Ads by Muslim Ad Network

China Detains 120K Uighurs in Reeducation Camps: Report

XINJIANG – A report by a US-backed newsgroup has claimed that around 120,000 Uighur Muslims are currently being confined in political “re-education” camps in Xinjiang region, citing a security official with knowledge of detention system.

The security chief of Kashgar city’s Chasa township, in northwest China’s Xinjiang region, told Radio Free Asia (RFA) on condition of anonymity that “approximately 120,000” Uighurs are being held throughout the prefecture, based on information he has received from other area officials.

“I have great relationships with the heads of all the government departments and we are in regular contact, informing each other on the current situation,” he said, adding that he is also close with the prefecture’s chief of security.

The Chasa official added that tens of thousands of people have been detained within Kashgar city alone.

“Around 2,000 [are detained] from the four neighborhoods of Kashgar city, as well as an additional 30,000 in total from the city’s 16 villages,” he said.

Ads by Muslim Ad Network

China Detains 120K Uighurs in Reeducation Camps: Report - About Islam

Similar information was confirmed earlier by RFA’s Uighur Service which found that arrests in Xinjiang increased around the sensitive 19th Communist Party Congress in Beijing in October.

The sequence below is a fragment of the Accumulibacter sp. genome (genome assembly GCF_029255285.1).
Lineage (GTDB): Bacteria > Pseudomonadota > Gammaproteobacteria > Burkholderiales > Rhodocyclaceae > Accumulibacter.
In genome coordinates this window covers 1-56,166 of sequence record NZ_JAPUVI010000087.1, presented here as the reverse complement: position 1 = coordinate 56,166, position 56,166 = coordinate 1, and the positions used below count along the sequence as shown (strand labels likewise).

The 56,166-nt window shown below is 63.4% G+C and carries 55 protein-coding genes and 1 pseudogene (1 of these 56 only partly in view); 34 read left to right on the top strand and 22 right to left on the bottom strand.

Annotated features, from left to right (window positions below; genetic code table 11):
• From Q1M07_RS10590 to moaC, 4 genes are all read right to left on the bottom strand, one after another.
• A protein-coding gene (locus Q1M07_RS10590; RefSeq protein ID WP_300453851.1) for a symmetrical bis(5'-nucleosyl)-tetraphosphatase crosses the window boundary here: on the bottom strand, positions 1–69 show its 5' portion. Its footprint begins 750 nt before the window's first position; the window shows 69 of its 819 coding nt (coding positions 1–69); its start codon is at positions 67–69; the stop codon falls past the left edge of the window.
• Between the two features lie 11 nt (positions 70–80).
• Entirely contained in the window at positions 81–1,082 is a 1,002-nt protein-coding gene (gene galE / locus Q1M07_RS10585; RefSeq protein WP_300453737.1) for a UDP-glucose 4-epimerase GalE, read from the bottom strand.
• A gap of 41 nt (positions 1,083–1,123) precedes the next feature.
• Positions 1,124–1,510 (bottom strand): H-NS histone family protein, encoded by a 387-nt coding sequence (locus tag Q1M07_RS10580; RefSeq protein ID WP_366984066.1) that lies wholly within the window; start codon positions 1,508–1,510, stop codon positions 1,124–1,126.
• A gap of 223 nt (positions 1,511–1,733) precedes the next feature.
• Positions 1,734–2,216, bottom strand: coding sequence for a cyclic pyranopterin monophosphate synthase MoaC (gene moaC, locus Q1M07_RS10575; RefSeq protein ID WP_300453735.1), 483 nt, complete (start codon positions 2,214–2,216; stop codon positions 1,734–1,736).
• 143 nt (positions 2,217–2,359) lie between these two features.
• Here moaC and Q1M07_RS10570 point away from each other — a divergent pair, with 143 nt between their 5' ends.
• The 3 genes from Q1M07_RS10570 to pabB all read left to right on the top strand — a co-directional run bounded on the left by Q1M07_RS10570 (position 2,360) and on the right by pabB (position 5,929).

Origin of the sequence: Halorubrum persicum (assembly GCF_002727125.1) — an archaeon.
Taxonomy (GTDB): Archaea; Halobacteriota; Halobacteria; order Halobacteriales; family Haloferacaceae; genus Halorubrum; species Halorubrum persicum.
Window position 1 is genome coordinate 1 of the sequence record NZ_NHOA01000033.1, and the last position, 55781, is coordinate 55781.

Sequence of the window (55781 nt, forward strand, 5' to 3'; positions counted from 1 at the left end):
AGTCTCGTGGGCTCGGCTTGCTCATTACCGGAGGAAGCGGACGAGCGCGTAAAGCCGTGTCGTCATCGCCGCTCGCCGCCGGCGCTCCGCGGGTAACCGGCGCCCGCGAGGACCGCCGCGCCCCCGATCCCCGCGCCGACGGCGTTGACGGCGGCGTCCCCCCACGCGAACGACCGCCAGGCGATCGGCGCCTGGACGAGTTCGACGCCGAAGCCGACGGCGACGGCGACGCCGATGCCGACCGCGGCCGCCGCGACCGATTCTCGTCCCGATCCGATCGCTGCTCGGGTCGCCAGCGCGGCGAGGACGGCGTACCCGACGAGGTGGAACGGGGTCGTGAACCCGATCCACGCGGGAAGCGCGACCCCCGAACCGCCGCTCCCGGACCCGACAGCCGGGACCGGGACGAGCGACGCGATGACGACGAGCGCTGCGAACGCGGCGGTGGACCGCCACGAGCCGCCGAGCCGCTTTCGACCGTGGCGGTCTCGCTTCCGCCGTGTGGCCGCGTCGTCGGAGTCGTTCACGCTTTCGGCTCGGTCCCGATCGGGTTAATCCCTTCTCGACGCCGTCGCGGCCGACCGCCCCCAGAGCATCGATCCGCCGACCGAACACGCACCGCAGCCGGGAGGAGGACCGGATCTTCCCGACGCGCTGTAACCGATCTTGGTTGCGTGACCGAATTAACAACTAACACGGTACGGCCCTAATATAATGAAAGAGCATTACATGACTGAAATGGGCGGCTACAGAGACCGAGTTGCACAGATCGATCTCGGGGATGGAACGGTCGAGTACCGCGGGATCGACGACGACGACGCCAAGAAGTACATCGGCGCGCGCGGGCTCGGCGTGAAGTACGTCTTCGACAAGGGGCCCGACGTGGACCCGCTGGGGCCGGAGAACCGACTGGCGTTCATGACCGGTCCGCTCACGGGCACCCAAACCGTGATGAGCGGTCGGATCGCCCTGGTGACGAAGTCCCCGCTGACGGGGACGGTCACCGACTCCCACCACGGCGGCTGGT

One leading Xinjiang expert told Canada’s Globe and Mail the camps were “a form of enforced disappearances in a very organized way.”

The Guardian also cited similar reports made by Maya Wang, a Human Rights Watch campaigner who wrote a recent report on the camps.

Wang said the figures cited by RFA were credible although growing levels of repression in Xinjiang meant reliable numbers were impossible to ascertain.

Estimates of the total number of people who have spent time in such centers in Xinjiang, which has a population of about 22 million, ran as high as 800,000, Wang added.

“It’s just like a black hole which people are added to and don’t get out of,” she said.

China defends what authorities call “extremism eradication” schools as an important part of its fight against radicals it blames for a wave of attacks.

The claim was rejected by Wang who said that these camps were designed to brainwash and assimilate Uighurs.

“At the political education facilities, they sing patriotic songs. They learn about Xi Jinping thought. These are patriotic measures aimed at making Uighurs love the Chinese government,” she said.

“It’s extreme repression and yet completely silent.”